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Tips for Removing Grout

Simplify ceramic tile grout removal by using a carbide-grit blade in a reciprocating saw or an oscillating tool. Both speed up this tough, tedious chore.

By the DIY experts of The Family Handyman Magazine

Tips for Removing Grout

Simplify ceramic tile grout removal by using a carbide-grit blade in a reciprocating saw or an oscillating tool. Both speed up this tough, tedious chore.

Method 1: Reciprocating saw

The worst part of regrouting is the incredibly tedious, tough hand-scraping to get the old stuff out. Now you have two much better options. If you already own a variable-speed reciprocating saw, try a Milwaukee Carbide-Grit Grout Blade (No. 48-08-0415; about $14 through our affiliation with amazon.com). It works really well. Just make sure to use the slowest speed until you get the feel of the process.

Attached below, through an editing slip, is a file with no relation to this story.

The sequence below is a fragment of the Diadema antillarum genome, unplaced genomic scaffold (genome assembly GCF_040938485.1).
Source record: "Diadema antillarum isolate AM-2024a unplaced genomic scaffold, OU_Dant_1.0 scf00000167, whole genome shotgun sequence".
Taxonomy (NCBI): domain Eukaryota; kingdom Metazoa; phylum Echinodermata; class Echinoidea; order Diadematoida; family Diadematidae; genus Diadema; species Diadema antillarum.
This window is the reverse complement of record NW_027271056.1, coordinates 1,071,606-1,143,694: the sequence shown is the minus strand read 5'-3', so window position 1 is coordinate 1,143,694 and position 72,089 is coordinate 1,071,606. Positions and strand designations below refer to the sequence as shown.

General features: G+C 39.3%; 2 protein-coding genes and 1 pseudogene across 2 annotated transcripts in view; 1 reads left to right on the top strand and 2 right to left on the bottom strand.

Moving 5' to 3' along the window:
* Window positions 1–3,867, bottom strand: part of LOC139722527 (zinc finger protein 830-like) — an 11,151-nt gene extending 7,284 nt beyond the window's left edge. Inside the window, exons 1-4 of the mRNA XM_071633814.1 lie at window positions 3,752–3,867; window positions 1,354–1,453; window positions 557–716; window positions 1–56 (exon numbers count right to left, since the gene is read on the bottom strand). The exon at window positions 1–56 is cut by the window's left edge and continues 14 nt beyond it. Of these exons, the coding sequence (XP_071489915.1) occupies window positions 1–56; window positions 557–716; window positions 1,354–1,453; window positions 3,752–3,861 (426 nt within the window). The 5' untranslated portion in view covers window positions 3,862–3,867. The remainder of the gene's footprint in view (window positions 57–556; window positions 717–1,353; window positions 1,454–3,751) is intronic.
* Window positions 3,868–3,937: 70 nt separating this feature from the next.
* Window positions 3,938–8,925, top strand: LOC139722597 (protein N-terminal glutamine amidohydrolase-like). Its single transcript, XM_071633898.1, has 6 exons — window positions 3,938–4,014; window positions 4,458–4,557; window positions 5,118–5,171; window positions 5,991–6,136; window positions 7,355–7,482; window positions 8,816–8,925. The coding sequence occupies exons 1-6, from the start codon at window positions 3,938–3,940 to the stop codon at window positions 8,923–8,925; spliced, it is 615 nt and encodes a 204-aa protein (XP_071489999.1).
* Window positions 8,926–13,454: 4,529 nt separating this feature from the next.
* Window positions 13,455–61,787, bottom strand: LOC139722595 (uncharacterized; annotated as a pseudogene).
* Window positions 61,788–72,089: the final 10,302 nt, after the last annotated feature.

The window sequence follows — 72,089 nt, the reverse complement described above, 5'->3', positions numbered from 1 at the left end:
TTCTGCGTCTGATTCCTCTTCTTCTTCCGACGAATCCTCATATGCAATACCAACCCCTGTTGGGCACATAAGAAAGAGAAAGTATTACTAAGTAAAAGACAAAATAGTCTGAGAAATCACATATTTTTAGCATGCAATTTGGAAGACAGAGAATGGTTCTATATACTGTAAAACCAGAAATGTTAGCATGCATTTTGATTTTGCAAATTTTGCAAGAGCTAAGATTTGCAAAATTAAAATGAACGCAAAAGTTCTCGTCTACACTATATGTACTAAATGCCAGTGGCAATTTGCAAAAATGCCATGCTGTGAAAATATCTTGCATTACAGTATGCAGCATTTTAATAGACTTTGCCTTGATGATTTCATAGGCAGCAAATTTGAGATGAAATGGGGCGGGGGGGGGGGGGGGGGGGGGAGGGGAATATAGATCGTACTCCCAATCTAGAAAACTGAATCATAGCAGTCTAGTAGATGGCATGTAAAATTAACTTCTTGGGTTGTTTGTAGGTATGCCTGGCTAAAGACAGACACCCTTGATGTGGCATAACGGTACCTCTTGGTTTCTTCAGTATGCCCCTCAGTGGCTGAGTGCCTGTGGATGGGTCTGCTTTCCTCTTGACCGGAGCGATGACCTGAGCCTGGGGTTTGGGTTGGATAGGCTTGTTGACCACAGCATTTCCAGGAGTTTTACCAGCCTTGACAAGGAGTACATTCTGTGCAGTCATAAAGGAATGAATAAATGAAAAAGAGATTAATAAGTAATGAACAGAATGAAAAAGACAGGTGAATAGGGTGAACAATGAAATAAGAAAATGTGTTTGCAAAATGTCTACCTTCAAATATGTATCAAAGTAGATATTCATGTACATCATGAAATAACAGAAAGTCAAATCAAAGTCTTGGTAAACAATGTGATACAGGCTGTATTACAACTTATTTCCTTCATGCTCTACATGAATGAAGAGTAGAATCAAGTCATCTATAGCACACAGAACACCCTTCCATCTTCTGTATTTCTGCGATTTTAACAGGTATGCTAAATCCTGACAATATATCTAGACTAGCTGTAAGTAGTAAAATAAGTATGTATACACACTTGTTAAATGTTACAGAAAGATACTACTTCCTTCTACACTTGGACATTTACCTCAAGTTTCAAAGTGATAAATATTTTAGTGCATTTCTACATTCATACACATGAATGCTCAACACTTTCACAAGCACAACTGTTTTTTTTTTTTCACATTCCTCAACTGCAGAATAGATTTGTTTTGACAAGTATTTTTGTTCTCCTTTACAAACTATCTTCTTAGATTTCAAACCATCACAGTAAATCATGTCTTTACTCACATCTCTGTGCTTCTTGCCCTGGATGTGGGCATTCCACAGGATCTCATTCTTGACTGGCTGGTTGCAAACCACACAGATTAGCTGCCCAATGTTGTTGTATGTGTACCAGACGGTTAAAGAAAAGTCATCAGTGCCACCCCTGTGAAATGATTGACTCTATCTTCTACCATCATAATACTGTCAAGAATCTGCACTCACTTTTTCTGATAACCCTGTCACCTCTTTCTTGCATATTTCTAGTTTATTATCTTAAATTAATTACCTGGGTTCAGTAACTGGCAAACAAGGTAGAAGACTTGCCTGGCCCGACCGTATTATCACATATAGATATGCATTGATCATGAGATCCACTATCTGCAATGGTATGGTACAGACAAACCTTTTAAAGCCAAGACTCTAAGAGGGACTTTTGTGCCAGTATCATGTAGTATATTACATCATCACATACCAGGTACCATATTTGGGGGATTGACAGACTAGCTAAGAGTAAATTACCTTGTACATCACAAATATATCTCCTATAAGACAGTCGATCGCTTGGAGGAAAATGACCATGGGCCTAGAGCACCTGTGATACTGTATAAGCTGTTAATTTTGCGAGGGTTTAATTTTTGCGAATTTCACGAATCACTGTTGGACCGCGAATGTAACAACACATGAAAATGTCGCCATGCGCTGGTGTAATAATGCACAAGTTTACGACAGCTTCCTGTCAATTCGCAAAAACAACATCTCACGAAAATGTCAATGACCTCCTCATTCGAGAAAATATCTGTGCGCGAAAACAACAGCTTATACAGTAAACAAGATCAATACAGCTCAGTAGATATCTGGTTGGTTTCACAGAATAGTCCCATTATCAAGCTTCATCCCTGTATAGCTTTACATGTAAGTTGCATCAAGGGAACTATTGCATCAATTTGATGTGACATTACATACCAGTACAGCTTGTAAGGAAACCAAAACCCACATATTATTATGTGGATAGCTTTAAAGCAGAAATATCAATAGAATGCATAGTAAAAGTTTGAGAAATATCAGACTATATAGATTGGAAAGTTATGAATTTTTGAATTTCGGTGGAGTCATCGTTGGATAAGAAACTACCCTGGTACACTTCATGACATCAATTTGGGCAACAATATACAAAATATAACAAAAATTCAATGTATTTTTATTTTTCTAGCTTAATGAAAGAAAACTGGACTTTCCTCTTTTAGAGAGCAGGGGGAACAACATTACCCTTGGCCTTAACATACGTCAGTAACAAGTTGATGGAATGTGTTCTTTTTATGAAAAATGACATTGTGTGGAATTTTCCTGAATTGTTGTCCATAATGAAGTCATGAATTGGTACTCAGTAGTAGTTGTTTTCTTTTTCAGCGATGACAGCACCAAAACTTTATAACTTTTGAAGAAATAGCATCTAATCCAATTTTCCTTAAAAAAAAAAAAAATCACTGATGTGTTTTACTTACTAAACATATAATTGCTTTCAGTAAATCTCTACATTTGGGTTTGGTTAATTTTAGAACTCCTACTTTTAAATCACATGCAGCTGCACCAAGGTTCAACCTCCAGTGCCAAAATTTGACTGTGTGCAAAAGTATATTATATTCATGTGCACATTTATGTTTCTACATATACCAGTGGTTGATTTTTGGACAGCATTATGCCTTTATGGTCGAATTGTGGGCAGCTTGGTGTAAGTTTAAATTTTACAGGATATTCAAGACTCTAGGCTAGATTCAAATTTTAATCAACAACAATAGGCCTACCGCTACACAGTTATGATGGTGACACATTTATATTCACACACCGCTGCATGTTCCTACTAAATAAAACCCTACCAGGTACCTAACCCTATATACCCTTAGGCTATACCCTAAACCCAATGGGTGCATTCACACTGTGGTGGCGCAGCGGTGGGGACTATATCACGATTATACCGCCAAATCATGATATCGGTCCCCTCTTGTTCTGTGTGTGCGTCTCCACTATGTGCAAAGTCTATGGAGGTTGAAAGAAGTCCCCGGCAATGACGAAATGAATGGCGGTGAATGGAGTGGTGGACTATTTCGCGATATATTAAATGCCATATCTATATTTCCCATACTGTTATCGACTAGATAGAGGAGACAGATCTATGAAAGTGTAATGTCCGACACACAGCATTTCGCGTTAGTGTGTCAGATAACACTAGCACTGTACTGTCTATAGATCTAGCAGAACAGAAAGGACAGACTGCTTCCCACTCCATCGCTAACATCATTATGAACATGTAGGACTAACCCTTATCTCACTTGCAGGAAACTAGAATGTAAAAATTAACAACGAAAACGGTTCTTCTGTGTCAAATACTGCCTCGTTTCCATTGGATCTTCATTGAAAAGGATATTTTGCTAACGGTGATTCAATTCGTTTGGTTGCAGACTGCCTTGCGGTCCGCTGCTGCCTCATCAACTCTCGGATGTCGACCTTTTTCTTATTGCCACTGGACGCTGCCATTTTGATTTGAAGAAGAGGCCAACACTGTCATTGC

Method 2: Oscillating tool

If you don't have a recip saw and you're dying to get your hands on a new oscillating tool, this is your chance. The Dremel No. 6300-03 Multi-Max and the Rockwell RK5101K SoniCrafter kit are two tools that include grout removal blades. The Dremel Multi-Max is available through our affiliation with amazon.com. The Rockwell SoniCrafter is also available through our affiliation with amazon.com.

An oscillating tool (bottom photo) is a bit easier to control than the recip saw because it's smaller and has a much shorter blade stroke. Plus, you can rotate the cutting head, so it's a tad more versatile.

With either tool you'll need to be careful not to chip the tile. We've tried both systems and they work equally fast. The oscillating tool does get you a bit tighter into corners. With either method, you'll still have to scrape some areas by hand.

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Required Tools for this Project

Have the necessary tools for this DIY project lined up before you start—you’ll save time and frustration.

    • Reciprocating saw
    • Utility knife

You also will need a carbide-grit reciprocating saw blade, leather gloves and perhaps an oscillating tool.

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